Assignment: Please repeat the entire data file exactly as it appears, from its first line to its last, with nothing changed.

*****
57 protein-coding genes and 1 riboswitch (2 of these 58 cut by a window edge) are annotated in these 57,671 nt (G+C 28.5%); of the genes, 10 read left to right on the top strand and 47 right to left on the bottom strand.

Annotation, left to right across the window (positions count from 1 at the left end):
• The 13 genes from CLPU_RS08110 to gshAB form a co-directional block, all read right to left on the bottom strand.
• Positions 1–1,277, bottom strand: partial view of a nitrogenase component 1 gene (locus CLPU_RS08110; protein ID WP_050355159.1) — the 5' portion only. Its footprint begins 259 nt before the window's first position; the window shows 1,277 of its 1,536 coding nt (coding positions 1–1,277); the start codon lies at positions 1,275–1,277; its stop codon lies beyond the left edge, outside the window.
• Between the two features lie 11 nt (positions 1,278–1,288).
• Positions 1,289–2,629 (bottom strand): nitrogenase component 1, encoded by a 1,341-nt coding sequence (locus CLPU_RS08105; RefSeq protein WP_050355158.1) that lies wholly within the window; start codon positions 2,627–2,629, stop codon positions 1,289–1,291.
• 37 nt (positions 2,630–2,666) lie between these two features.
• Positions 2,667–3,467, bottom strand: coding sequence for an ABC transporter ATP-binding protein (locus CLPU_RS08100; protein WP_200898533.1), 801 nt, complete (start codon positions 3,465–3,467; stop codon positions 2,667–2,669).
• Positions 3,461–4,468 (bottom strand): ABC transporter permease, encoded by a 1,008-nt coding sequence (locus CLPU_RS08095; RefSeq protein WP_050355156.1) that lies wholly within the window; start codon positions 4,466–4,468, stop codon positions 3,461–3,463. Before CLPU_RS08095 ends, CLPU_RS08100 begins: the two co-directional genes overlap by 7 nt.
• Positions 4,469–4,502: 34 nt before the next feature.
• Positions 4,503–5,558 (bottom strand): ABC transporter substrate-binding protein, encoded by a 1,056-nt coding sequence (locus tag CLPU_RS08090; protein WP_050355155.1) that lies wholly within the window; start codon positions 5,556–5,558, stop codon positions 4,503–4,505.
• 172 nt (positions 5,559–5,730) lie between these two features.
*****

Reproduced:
57 protein-coding genes and 1 riboswitch (2 of these 58 cut by a window edge) are annotated in these 57,671 nt (G+C 28.5%); of the genes, 10 read left to right on the top strand and 47 right to left on the bottom strand.

Annotation, left to right across the window (positions count from 1 at the left end):
• The 13 genes from CLPU_RS08110 to gshAB form a co-directional block, all read right to left on the bottom strand.
• Positions 1–1,277, bottom strand: partial view of a nitrogenase component 1 gene (locus CLPU_RS08110; protein ID WP_050355159.1) — the 5' portion only. Its footprint begins 259 nt before the window's first position; the window shows 1,277 of its 1,536 coding nt (coding positions 1–1,277); the start codon lies at positions 1,275–1,277; its stop codon lies beyond the left edge, outside the window.
• Between the two features lie 11 nt (positions 1,278–1,288).
• Positions 1,289–2,629 (bottom strand): nitrogenase component 1, encoded by a 1,341-nt coding sequence (locus CLPU_RS08105; RefSeq protein WP_050355158.1) that lies wholly within the window; start codon positions 2,627–2,629, stop codon positions 1,289–1,291.
• 37 nt (positions 2,630–2,666) lie between these two features.
• Positions 2,667–3,467, bottom strand: coding sequence for an ABC transporter ATP-binding protein (locus CLPU_RS08100; protein WP_200898533.1), 801 nt, complete (start codon positions 3,465–3,467; stop codon positions 2,667–2,669).
• Positions 3,461–4,468 (bottom strand): ABC transporter permease, encoded by a 1,008-nt coding sequence (locus CLPU_RS08095; RefSeq protein WP_050355156.1) that lies wholly within the window; start codon positions 4,466–4,468, stop codon positions 3,461–3,463. Before CLPU_RS08095 ends, CLPU_RS08100 begins: the two co-directional genes overlap by 7 nt.
• Positions 4,469–4,502: 34 nt before the next feature.
• Positions 4,503–5,558 (bottom strand): ABC transporter substrate-binding protein, encoded by a 1,056-nt coding sequence (locus tag CLPU_RS08090; protein WP_050355155.1) that lies wholly within the window; start codon positions 5,556–5,558, stop codon positions 4,503–4,505.
• 172 nt (positions 5,559–5,730) lie between these two features.